THE NEW JAPANESE WOMAN: Modernity, Media, and Women in Interwar Japan, by Barbara Sato. Durham, N.C.: Duke University Press, 2003, 241 pp., $19.95 (paper).

Barbara Sato’s excellent analysis of changes in gender discourse and women’s identity in the 1920s recasts the landscape of 20th-century women’s liberation and feminism in Japan. She traces the antecedents of post-World War II developments in women’s roles, rights and achievements to make a compelling case that the important changes stirred by the “moga” (modern girl) phenomenon of the ’20s have been underestimated.

This was an era subversive to patriarchal values as some women challenged conventions and constraints in ways that inspired others to imagine and aspire to a different world for women. Sato argues that consumerism and the mass media empowered women and awakened them to options and alternatives that helped them begin to redefine themselves. She points out how elite women and intellectuals of the time largely missed the importance of these awakening urban cultural transformations that they mostly frowned upon as frivolous and superficial.

Women were torn between what was expected of them and what they aspired to. This was a transition era marked by pronounced continuities undermined by new ways of living, working and loving. The tension between patriarchal legacies and modern pursuits was part of the everyday lives of everyday women.

Media images of modern women were largely negative, and intellectuals of the day generally shared such contemptuous and dismissive views. They were disappointed by the hedonism of consumerism, sniffing at the obsession with new fashions, makeup and an unreflective emulation of Western trends. Intellectuals felt betrayed that the reality of the modern among the masses was not what they wanted it to be. It was all far too plebeian for their tastes and vexingly uninfluenced by their views. Sato asserts that the biases of these educated contemporaries led them to overlook the power of consumerism to unshackle and empower women. Their blinkered views continue to resonate, but here have been convincingly challenged.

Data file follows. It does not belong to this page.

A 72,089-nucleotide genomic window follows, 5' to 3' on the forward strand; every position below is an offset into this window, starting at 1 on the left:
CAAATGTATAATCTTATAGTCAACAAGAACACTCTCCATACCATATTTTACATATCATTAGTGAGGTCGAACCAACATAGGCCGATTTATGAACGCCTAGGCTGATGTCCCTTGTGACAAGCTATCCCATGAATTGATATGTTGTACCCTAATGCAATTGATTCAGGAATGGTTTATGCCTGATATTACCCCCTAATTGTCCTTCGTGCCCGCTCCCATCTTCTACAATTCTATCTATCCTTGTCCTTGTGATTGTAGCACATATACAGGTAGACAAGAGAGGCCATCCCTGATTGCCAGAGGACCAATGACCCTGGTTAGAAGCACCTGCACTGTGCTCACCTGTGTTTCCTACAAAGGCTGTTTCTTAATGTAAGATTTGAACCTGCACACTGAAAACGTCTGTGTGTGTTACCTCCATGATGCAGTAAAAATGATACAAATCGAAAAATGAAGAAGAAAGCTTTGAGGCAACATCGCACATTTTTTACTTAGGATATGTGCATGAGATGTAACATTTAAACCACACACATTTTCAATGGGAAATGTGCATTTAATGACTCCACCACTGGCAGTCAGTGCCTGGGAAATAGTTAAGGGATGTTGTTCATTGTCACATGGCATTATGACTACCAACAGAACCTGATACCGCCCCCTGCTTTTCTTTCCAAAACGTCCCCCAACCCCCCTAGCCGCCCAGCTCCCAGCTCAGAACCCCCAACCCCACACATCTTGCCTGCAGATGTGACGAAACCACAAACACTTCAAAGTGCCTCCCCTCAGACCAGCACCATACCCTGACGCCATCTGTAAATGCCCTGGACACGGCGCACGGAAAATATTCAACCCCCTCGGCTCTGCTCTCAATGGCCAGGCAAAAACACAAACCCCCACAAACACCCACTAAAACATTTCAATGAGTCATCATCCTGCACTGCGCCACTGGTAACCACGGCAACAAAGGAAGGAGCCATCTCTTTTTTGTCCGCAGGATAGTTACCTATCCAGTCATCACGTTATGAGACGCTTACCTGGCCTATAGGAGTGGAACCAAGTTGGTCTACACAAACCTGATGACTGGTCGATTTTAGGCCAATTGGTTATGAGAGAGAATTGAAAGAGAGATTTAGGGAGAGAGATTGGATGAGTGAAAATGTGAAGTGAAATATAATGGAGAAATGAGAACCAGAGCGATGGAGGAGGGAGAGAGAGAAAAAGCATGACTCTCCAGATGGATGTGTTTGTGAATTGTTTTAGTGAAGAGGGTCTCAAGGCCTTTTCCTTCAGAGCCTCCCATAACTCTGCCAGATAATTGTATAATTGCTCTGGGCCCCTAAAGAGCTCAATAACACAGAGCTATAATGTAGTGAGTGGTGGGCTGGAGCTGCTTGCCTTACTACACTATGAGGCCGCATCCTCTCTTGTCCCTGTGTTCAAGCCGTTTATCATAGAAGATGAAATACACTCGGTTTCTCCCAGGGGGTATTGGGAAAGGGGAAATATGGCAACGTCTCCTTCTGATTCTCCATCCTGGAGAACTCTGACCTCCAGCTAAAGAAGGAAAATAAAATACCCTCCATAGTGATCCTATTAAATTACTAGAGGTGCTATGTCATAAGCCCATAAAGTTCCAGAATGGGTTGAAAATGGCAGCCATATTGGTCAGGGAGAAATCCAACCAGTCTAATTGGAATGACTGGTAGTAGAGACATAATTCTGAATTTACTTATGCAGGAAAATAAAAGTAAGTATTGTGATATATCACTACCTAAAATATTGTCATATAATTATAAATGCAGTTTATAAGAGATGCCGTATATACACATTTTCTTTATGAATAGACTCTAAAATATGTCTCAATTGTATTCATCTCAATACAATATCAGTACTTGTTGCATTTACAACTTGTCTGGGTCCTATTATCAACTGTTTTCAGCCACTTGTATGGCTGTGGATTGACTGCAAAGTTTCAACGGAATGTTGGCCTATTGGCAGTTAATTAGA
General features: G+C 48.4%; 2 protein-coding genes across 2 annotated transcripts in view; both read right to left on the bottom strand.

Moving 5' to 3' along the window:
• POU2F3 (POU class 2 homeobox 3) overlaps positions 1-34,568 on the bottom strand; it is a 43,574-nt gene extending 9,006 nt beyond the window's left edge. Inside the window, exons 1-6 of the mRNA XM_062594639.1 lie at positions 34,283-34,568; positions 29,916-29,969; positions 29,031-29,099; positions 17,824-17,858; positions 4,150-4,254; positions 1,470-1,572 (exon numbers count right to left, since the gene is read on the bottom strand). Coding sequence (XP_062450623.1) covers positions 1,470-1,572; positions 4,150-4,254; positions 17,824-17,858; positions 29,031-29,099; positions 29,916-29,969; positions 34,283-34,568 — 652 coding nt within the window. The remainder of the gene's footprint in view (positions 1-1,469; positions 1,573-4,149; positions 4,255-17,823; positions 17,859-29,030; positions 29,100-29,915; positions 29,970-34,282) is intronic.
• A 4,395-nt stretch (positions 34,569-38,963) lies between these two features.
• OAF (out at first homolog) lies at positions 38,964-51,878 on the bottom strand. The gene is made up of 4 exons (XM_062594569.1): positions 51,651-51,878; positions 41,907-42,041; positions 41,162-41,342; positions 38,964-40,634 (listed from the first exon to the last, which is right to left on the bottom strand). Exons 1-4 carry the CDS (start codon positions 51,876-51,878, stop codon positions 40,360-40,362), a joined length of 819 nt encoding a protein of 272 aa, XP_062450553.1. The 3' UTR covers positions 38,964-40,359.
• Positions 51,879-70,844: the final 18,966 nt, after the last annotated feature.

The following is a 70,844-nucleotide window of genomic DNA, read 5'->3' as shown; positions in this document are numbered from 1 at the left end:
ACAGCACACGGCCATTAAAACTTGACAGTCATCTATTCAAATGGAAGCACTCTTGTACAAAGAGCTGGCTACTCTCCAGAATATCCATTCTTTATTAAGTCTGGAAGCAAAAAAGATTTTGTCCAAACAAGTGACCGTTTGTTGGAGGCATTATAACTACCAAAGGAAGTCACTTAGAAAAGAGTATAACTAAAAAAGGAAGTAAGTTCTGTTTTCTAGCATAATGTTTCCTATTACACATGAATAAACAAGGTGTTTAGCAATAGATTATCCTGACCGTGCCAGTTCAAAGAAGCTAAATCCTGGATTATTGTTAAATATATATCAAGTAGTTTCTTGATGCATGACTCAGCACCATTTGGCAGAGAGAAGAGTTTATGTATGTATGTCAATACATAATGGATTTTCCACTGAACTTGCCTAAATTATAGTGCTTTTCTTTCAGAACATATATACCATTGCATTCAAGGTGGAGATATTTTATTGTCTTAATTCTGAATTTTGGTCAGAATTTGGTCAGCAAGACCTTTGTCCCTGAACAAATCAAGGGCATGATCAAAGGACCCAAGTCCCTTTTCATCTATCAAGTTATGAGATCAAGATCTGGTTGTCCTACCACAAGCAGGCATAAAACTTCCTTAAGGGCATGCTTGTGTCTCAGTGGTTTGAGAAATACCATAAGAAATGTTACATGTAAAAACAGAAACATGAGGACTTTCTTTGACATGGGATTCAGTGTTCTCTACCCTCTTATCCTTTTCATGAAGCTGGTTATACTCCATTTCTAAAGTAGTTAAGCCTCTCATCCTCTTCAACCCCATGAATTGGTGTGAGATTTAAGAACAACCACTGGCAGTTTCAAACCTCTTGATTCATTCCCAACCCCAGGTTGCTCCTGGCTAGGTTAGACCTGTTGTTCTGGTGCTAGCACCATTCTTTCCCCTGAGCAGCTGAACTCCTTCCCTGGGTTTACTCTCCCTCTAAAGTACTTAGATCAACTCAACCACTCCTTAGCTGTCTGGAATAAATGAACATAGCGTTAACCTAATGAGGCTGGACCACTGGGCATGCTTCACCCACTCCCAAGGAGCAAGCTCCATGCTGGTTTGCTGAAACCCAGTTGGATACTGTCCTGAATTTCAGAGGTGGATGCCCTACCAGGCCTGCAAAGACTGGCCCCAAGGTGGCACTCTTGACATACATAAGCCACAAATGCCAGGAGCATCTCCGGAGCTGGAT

This vivid and wide-ranging social, cultural, intellectual and ideological history of interwar Japan in the 20th century brings to life the ferment in gender relations driven by the nexus of urbanization, the growing middle class and consumerism. The “modern” girl, the working woman and the housewife became the icons of an emerging urban femininity, sisters in subversion whose lives and dreams redefined the feminine and thereby sowed anxiety.

Consumerism drew women into different worlds and forced them to shed “proper” ways of acting and thinking. Buying was a form of self-indulgence and fulfillment, but also accorded women an active role in making countless decisions, “weighing the positive and negative consequences of the everyday.” Consumerism was a form of mass culture in which women played a leading role.

Mass-market women’s magazines played a significant role in promoting a consumer culture, and were themselves items of mass consumption. Sato takes issue with those who have argued that such magazines merely reinforced existing stereotypes and patriarchal values. She points out that if that had been all they did then they would have had little appeal. The success of these magazines lay in opening new vistas, inciting new desires and helping women negotiate and establish new female identities. Patriarchal values were evident in these publications, but what is surprising is that they were so avidly questioned and found wanting in so much of the magazines’ content.